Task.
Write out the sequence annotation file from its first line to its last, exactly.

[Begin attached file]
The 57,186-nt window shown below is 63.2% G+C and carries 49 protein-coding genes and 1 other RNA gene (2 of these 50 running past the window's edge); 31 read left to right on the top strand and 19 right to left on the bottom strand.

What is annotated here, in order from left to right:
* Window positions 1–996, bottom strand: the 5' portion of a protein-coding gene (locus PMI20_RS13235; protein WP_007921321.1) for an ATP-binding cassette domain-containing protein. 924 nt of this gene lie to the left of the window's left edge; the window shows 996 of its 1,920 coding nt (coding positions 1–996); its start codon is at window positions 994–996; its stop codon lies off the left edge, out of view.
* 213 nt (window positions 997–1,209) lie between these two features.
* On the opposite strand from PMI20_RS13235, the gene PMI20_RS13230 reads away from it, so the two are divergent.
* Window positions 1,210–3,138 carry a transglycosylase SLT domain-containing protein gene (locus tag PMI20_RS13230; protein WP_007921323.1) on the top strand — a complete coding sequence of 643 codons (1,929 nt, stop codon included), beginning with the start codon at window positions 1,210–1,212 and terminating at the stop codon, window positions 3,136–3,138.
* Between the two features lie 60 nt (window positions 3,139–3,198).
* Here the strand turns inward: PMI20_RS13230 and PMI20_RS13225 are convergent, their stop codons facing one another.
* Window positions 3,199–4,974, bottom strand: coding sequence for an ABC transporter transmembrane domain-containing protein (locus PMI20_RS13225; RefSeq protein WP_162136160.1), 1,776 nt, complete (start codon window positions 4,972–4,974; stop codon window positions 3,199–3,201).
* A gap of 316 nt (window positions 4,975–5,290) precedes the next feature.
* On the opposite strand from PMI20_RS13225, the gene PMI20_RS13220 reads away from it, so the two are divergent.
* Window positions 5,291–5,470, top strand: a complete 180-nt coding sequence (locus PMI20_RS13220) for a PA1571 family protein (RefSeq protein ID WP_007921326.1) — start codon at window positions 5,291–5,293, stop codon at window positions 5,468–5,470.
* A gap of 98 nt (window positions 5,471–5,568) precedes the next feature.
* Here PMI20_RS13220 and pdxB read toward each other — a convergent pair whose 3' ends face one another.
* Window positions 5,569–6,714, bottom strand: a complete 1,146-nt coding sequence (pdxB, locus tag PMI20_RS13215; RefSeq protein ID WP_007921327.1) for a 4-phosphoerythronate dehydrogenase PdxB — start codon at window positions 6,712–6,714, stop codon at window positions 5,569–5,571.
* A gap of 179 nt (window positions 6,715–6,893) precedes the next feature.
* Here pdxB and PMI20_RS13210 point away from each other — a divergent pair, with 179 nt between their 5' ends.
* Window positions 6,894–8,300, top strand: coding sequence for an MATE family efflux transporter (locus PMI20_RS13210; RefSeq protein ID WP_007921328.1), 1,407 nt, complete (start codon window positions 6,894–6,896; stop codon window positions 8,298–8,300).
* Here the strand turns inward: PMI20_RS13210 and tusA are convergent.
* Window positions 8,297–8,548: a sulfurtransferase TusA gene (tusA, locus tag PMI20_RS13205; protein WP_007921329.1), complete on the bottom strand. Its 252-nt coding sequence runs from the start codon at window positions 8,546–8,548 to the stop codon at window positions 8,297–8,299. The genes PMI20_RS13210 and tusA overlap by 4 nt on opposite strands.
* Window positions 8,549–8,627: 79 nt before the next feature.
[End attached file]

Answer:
The 57,186-nt window shown below is 63.2% G+C and carries 49 protein-coding genes and 1 other RNA gene (2 of these 50 running past the window's edge); 31 read left to right on the top strand and 19 right to left on the bottom strand.

What is annotated here, in order from left to right:
* Window positions 1–996, bottom strand: the 5' portion of a protein-coding gene (locus PMI20_RS13235; protein WP_007921321.1) for an ATP-binding cassette domain-containing protein. 924 nt of this gene lie to the left of the window's left edge; the window shows 996 of its 1,920 coding nt (coding positions 1–996); its start codon is at window positions 994–996; its stop codon lies off the left edge, out of view.
* 213 nt (window positions 997–1,209) lie between these two features.
* On the opposite strand from PMI20_RS13235, the gene PMI20_RS13230 reads away from it, so the two are divergent.
* Window positions 1,210–3,138 carry a transglycosylase SLT domain-containing protein gene (locus tag PMI20_RS13230; protein WP_007921323.1) on the top strand — a complete coding sequence of 643 codons (1,929 nt, stop codon included), beginning with the start codon at window positions 1,210–1,212 and terminating at the stop codon, window positions 3,136–3,138.
* Between the two features lie 60 nt (window positions 3,139–3,198).
* Here the strand turns inward: PMI20_RS13230 and PMI20_RS13225 are convergent, their stop codons facing one another.
* Window positions 3,199–4,974, bottom strand: coding sequence for an ABC transporter transmembrane domain-containing protein (locus PMI20_RS13225; RefSeq protein WP_162136160.1), 1,776 nt, complete (start codon window positions 4,972–4,974; stop codon window positions 3,199–3,201).
* A gap of 316 nt (window positions 4,975–5,290) precedes the next feature.
* On the opposite strand from PMI20_RS13225, the gene PMI20_RS13220 reads away from it, so the two are divergent.
* Window positions 5,291–5,470, top strand: a complete 180-nt coding sequence (locus PMI20_RS13220) for a PA1571 family protein (RefSeq protein ID WP_007921326.1) — start codon at window positions 5,291–5,293, stop codon at window positions 5,468–5,470.
* A gap of 98 nt (window positions 5,471–5,568) precedes the next feature.
* Here PMI20_RS13220 and pdxB read toward each other — a convergent pair whose 3' ends face one another.
* Window positions 5,569–6,714, bottom strand: a complete 1,146-nt coding sequence (pdxB, locus tag PMI20_RS13215; RefSeq protein ID WP_007921327.1) for a 4-phosphoerythronate dehydrogenase PdxB — start codon at window positions 6,712–6,714, stop codon at window positions 5,569–5,571.
* A gap of 179 nt (window positions 6,715–6,893) precedes the next feature.
* Here pdxB and PMI20_RS13210 point away from each other — a divergent pair, with 179 nt between their 5' ends.
* Window positions 6,894–8,300, top strand: coding sequence for an MATE family efflux transporter (locus PMI20_RS13210; RefSeq protein ID WP_007921328.1), 1,407 nt, complete (start codon window positions 6,894–6,896; stop codon window positions 8,298–8,300).
* Here the strand turns inward: PMI20_RS13210 and tusA are convergent.
* Window positions 8,297–8,548: a sulfurtransferase TusA gene (tusA, locus tag PMI20_RS13205; protein WP_007921329.1), complete on the bottom strand. Its 252-nt coding sequence runs from the start codon at window positions 8,546–8,548 to the stop codon at window positions 8,297–8,299. The genes PMI20_RS13210 and tusA overlap by 4 nt on opposite strands.
* Window positions 8,549–8,627: 79 nt before the next feature.